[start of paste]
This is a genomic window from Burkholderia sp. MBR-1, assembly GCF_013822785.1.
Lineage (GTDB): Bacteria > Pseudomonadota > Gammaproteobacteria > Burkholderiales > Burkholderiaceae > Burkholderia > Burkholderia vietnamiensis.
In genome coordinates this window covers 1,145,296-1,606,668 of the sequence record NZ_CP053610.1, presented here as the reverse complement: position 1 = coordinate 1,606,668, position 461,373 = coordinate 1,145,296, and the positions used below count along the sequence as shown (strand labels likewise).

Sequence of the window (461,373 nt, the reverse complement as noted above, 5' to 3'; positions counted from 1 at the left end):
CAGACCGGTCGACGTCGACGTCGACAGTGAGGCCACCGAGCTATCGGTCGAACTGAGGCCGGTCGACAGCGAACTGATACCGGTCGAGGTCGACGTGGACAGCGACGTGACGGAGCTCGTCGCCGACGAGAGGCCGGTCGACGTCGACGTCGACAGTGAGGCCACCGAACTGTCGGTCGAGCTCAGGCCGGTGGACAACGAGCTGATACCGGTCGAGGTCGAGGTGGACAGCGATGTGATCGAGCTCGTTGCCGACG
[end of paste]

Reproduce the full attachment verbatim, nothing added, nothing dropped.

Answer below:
This is a genomic window from Burkholderia sp. MBR-1, assembly GCF_013822785.1.
Lineage (GTDB): Bacteria > Pseudomonadota > Gammaproteobacteria > Burkholderiales > Burkholderiaceae > Burkholderia > Burkholderia vietnamiensis.
In genome coordinates this window covers 1,145,296-1,606,668 of the sequence record NZ_CP053610.1, presented here as the reverse complement: position 1 = coordinate 1,606,668, position 461,373 = coordinate 1,145,296, and the positions used below count along the sequence as shown (strand labels likewise).

Sequence of the window (461,373 nt, the reverse complement as noted above, 5' to 3'; positions counted from 1 at the left end):
CAGACCGGTCGACGTCGACGTCGACAGTGAGGCCACCGAGCTATCGGTCGAACTGAGGCCGGTCGACAGCGAACTGATACCGGTCGAGGTCGACGTGGACAGCGACGTGACGGAGCTCGTCGCCGACGAGAGGCCGGTCGACGTCGACGTCGACAGTGAGGCCACCGAACTGTCGGTCGAGCTCAGGCCGGTGGACAACGAGCTGATACCGGTCGAGGTCGAGGTGGACAGCGATGTGATCGAGCTCGTTGCCGACG